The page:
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How South Sudan is Challenging China’s Foreign Policy

In 1954, China and India signed the Panchsheel Agreement in which they outlined five principles to govern relations between their states, since referred to as the “Five Principles of Peaceful Coexistence”.  The Five Principles include mutual respect for territorial integrity, nonaggression, reciprocal non-interference in internal affairs, equality and mutual benefit, and peaceful coexistence.  These principles have become guidelines for not only China’s relationship with India regarding Tibet, but also for its wider foreign policy agenda.  The principle of non-interference, in particular, has had an indelible impact on Beijing’s foreign policy behavior, much to the chagrin of some Western nations.  In 2005, then U.S. Deputy Secretary of State Robert Zoellick called on China to become a responsible stakeholder in the international system.  There is still a strong sentiment in U.S. foreign policy circles that China’s global responsibilities have yet to catch up with its economic and political power.

Criticism of China’s non-interference policy has often focused on its dealings in Africa, a region where it has become the dominant foreign power both economically and politically.  This dominance ensures China’s presence in almost all international political dealings on the continent, even when not physically present.  When Hillary Clinton toured Africa in August of 2012, she drew attention to this issue by separating America’s involvement on the continent from other “powers” saying, “America will stand up for democracy and universal human rights even when it might be easier to look the other way and keep the resources flowing.”  This was widely interpreted by many observers, including the Chinese, to be a slight against China’s activities on the continent. Ian Taylor, expert on China-Africa relations, notes on the other hand that with China’s outsized interests on the continent now, it will most likely be forced to abandon or at the least relax its non-interference policy.

The best example of the tension that exists between protecting China’s interests in Africa, and its non-interference strategy is seen in Sudan, and now South Sudan.  Before the secession of South Sudan, China invested almost $30 billion USD in Sudan, making China the country’s chief trading partner at a time when most countries implemented sanctions against Sudan because of the atrocities committed in Darfur.  The relationship was at odds with China’s view of having a “peaceful rise to great power status”.  In February 2007, then Chinese President Hu Jintao arrived in Sudan for a state visit.  During the bilateral talks President Jintao expressed China’s deep concern over the Darfur crisis.  Following the summit, China’s participation in the international talks on the Darfur issue were noticeably upgraded with Chinese officials playing a critical role in the U.N. plan for Darfur.

 China is very pragmatic, and its leadership knows that an enhanced mediation role in resolving conflicts will bolster China’s credentials as being a “responsible power”.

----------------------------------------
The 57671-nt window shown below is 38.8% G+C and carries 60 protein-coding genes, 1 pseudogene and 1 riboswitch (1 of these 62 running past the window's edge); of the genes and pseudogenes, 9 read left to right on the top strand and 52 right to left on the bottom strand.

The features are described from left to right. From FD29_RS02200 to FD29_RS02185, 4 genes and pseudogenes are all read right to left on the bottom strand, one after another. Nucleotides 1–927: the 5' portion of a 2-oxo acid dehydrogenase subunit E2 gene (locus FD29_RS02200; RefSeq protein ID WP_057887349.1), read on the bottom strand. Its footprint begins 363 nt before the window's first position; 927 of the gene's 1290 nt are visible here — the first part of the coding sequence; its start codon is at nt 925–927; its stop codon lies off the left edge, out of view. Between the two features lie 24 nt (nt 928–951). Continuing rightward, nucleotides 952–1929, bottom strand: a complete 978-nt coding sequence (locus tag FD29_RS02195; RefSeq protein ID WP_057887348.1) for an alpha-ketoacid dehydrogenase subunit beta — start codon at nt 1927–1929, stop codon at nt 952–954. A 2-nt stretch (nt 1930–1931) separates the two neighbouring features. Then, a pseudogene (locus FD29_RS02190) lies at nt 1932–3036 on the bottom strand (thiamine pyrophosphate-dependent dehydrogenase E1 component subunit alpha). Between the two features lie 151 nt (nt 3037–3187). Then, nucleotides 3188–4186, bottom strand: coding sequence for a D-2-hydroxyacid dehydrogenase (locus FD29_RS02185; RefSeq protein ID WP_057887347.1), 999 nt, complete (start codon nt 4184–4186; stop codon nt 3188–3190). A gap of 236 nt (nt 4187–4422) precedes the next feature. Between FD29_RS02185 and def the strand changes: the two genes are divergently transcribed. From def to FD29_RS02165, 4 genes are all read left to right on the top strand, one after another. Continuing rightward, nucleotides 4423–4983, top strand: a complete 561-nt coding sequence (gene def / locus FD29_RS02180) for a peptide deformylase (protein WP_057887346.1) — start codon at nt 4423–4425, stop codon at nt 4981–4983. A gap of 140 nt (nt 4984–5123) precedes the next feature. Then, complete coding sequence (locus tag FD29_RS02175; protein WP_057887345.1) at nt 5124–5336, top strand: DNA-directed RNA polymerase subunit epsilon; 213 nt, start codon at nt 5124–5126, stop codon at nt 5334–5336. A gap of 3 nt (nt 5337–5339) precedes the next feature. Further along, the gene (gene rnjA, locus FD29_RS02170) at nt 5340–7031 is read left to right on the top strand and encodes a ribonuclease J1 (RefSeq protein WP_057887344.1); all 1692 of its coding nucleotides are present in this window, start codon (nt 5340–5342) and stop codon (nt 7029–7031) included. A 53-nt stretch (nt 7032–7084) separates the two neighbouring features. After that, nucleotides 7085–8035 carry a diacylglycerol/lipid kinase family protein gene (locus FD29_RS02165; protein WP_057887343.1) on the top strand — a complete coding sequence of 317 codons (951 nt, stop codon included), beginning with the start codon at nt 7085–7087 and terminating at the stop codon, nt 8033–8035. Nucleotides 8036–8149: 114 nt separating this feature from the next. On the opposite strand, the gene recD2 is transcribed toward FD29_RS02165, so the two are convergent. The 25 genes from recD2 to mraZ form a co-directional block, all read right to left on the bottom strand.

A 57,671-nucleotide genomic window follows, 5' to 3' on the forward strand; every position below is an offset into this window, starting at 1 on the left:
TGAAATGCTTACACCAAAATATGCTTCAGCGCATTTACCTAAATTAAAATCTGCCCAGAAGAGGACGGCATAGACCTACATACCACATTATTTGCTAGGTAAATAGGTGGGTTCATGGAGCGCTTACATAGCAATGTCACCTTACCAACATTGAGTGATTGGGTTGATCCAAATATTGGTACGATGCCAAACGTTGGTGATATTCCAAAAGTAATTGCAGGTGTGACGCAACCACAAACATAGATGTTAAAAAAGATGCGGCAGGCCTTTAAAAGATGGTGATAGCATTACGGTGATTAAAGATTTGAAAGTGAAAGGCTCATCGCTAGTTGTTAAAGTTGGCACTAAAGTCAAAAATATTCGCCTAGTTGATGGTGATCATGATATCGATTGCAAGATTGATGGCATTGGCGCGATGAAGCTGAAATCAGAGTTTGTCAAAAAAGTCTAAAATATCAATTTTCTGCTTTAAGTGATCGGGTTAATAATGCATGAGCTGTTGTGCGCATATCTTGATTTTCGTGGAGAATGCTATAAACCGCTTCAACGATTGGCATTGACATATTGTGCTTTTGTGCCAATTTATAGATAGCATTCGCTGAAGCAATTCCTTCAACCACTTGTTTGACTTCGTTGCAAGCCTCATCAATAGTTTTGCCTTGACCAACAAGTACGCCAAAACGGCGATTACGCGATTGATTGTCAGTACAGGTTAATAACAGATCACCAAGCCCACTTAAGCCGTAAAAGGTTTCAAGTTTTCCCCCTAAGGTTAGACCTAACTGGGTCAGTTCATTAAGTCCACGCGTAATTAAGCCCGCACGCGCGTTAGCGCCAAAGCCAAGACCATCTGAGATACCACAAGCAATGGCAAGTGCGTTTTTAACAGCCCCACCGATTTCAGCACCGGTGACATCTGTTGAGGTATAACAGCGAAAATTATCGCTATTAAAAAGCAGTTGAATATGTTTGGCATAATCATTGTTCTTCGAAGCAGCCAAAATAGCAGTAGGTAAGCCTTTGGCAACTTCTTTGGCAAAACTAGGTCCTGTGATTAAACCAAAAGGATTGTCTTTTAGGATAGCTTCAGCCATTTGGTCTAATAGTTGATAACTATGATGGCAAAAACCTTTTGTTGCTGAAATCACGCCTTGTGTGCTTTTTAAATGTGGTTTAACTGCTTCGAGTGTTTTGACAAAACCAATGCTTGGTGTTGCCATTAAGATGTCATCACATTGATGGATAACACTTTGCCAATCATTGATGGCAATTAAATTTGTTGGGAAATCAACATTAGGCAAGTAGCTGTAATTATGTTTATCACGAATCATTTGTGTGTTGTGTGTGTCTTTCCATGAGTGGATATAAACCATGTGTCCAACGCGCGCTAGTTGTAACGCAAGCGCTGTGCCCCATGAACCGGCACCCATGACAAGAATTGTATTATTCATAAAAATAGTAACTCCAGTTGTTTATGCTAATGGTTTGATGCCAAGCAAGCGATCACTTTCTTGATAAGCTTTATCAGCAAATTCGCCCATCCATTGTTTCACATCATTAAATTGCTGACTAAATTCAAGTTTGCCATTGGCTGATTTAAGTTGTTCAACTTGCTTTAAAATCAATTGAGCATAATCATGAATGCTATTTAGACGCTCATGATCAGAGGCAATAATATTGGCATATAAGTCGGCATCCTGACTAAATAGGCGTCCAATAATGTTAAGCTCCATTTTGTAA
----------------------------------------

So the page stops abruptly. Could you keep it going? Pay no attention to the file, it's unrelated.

South Sudan President
South Sudan President Salva Kiir with former Chinese President Hu Jintao. Courtesy of Reuters.


It has been South Sudan that has really tested the Chinese commitment to non-interference.  China is heavily invested in the young country, and is the largest foreign investor in the nation’s oil sector importing 70% of the South Sudan’s oil.  After fighting broke out between South Sudan’s President Salva Kiir’s government troops and a rebel faction loyal to former Vice-President Riek Machar on 15 December 2013, China offered to mediate.  Zhong Jianhua, Chinese special envoy to South Sudan, was sent to Ethiopia to help push talks between the two sides as well as ensure the safety of Chinese citizens and firms.  More than 300 Chinese citizens had to be evacuated from South Sudan due to the conflict.  The degree of Chinese involvement in the mediation process is deeply significant as it represents new territory for Chinese diplomats.  In an interview with Reuters recently, Zhong acknowledged the significance of China’s participation saying “This is a challenge for China. This is something new for us … It is a new chapter for Chinese foreign affairs.”

South Sudan China
China’s economic engagement with South Sudan and other African states has been on the rise. Courtesy of the China Daily Mail.

Don’t expect China to take the lead on the negotiations or that this “new chapter” signifies an international activist China.  Still sticking to the non-interference script while China feels out its mediator role, Zhong said “We are not the party to propose our own initiative, at least at this stage. So, we urge all parties concerned to respect an African solution proposed by African parties.” There’s more to this diplomatic foray then just securing China’s interest in South Sudan.   China is very pragmatic, and its leadership knows that an enhanced mediation role in resolving conflicts will bolster China’s credentials as being a “responsible power”.

The important question to ask remains, is China’s engagement with Sudan the beginning of a new type of engagement with Africa, where it actively participates in the political affairs of other countries?  More broadly, does this new foreign policy chapter mark the beginning of a more assertive China as its interests become even more entrenched in other regions of the world?

Ian Whytock
Ian A. Whytock is a Junior Research Fellow with the NATO Council of Canada. He holds degrees from the University of King’s College and Stellenbosch University in South Africa where he lived for three years conducting research in Southern African politics and international relations.